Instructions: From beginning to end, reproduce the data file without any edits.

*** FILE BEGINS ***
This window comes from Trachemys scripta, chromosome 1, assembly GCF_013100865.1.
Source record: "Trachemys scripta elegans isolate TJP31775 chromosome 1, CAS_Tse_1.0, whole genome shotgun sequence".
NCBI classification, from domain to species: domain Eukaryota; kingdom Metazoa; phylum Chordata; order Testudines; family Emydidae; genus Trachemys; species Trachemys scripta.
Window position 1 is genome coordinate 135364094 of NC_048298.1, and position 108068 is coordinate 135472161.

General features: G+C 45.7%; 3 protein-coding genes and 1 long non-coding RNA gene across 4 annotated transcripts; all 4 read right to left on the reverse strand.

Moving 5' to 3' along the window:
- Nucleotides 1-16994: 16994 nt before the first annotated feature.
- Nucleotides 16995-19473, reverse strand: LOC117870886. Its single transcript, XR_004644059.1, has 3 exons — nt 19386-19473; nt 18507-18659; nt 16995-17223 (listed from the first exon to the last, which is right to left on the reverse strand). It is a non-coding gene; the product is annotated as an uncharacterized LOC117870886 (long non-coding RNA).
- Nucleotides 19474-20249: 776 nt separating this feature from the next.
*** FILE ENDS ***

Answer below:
This window comes from Trachemys scripta, chromosome 1, assembly GCF_013100865.1.
Source record: "Trachemys scripta elegans isolate TJP31775 chromosome 1, CAS_Tse_1.0, whole genome shotgun sequence".
NCBI classification, from domain to species: domain Eukaryota; kingdom Metazoa; phylum Chordata; order Testudines; family Emydidae; genus Trachemys; species Trachemys scripta.
Window position 1 is genome coordinate 135364094 of NC_048298.1, and position 108068 is coordinate 135472161.

General features: G+C 45.7%; 3 protein-coding genes and 1 long non-coding RNA gene across 4 annotated transcripts; all 4 read right to left on the reverse strand.

Moving 5' to 3' along the window:
- Nucleotides 1-16994: 16994 nt before the first annotated feature.
- Nucleotides 16995-19473, reverse strand: LOC117870886. Its single transcript, XR_004644059.1, has 3 exons — nt 19386-19473; nt 18507-18659; nt 16995-17223 (listed from the first exon to the last, which is right to left on the reverse strand). It is a non-coding gene; the product is annotated as an uncharacterized LOC117870886 (long non-coding RNA).
- Nucleotides 19474-20249: 776 nt separating this feature from the next.